What Is a Lack of Revolving Accounts?
Let’s Learn About: Revolving Accounts
Revolving accounts are credit accounts that you can borrow against multiple times, such as credit cards.
A lack of revolving accounts may lower your credit score
Getting a credit card will add a revolving account to your credit report
Your credit score depends on the information in your credit report, and there are many factors that could help or hurt your credit score.
When you check your score, you may see a list of the factors that are hurting your score the most. One factor might be “a lack of recent revolving account information,” or something similarly worded. These factors don’t tell you whether you have a good or bad credit score, just whether something is impacting your score.
If you see that a lack of revolving accounts is a factor impacting your credit score, opening and responsibly using a revolving account could help.
Comparing revolving credit with installment loans
Revolving and installment accounts are the two types of credit accounts that commonly appear in credit reports.
- Installment loans are loans that have a predetermined repayment period and that you pay off with regular (i.e., installment) payments. These include auto loans, mortgages, student loans, and personal loans.
- Revolving accounts are credit lines that you can borrow against multiple times. Common examples include credit cards, personal lines of credit, and home equity lines of credit.
Both installment loans and revolving credit accounts can impact your credit score. For example, your payment history with both types of accounts can be important.
Additionally, the portion of your installment loan debt that you’ve paid can affect your score. However, the portion of your revolving accounts’ credit limits that you’re using — also called your credit utilization rate — is often a more important scoring factor. Only using a small portion of your account’s credit limit, such as 10 percent or less, is best for your credit score.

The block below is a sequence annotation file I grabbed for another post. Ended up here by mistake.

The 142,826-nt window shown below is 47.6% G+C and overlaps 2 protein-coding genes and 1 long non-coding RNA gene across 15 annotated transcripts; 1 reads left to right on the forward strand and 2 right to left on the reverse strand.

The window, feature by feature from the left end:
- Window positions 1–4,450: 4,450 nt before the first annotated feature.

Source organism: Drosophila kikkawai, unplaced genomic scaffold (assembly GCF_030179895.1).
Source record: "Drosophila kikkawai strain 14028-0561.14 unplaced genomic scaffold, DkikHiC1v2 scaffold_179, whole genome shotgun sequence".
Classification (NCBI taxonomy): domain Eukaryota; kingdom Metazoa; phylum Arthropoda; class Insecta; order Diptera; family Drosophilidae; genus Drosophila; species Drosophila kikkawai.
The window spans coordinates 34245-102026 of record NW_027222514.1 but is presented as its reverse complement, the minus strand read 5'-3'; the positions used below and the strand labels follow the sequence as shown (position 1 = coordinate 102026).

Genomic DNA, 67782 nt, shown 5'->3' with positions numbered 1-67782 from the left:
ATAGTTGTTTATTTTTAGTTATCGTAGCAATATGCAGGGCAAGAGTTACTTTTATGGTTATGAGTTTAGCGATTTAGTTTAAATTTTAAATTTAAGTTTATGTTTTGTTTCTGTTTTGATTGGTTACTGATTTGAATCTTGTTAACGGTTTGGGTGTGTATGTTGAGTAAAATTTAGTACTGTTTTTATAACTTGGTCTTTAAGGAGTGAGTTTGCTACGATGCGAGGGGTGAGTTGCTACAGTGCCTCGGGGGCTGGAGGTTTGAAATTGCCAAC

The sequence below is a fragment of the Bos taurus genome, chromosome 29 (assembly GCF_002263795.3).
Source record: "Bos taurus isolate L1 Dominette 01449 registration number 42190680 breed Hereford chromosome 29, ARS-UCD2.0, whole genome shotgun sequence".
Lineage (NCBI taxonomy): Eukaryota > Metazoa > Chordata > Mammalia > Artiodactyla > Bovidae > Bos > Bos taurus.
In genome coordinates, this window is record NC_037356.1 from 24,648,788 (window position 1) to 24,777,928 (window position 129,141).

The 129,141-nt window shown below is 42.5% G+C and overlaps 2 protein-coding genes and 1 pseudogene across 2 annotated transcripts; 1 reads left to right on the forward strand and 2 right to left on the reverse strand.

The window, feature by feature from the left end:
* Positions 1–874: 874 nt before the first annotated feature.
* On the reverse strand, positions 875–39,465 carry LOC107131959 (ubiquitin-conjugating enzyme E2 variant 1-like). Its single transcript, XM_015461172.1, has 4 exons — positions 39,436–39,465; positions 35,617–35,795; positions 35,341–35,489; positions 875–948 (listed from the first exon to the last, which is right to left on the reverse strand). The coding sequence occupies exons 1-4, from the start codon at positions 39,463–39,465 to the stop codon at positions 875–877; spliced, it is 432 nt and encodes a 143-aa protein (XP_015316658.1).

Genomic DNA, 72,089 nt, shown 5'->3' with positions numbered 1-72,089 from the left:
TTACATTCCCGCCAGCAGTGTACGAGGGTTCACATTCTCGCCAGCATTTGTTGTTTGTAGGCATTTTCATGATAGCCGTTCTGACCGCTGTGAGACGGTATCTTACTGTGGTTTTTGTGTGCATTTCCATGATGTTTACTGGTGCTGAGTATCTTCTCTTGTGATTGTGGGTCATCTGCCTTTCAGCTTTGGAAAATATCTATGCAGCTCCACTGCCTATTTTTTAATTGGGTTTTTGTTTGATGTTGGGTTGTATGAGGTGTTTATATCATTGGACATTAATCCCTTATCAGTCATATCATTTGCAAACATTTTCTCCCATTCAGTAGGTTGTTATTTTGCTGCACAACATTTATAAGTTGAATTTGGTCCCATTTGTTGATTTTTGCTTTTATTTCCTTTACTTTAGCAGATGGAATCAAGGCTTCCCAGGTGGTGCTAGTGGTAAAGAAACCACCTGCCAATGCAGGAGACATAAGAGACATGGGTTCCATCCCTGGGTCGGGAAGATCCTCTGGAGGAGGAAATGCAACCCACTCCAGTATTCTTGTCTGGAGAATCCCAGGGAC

Can a lack of revolving accounts impact your credit?
You don’t need a revolving account to have a good credit score. But having a mix of installment and revolving credit accounts may have a positive influence on your credit score. As a result, the lack of revolving credit accounts could also impact your credit score.
Also, unlike installment loans, you have control over how much you charge and pay each month with your credit card. Opening a credit card, avoiding high balances, and paying the bills on time can help show lenders that you can responsibly manage a credit line.
How many revolving credit accounts do you need?
Even one revolving account that you regularly use may be enough. Opening multiple accounts might impact your credit score, but it depends on the entirety of your credit report and the credit score model. Having a mix of revolving accounts and installment accounts can have a positive influence on your credit score, but it’s also important not to have more credit accounts than you can manage responsibly.
How to add revolving accounts to your credit history
If you don’t have any revolving accounts, the easiest way to get started could be to open a credit card. But when you apply for a credit card, the resulting hard inquiry can impact your credit score — even if you’re not approved.
With Discover’s pre-approval tool, you can see your eligibility for any Discover credit cards without a hard credit inquiry. You can then choose your best option and submit an application knowing you’ll likely get approved for the card.
Was this article helpful?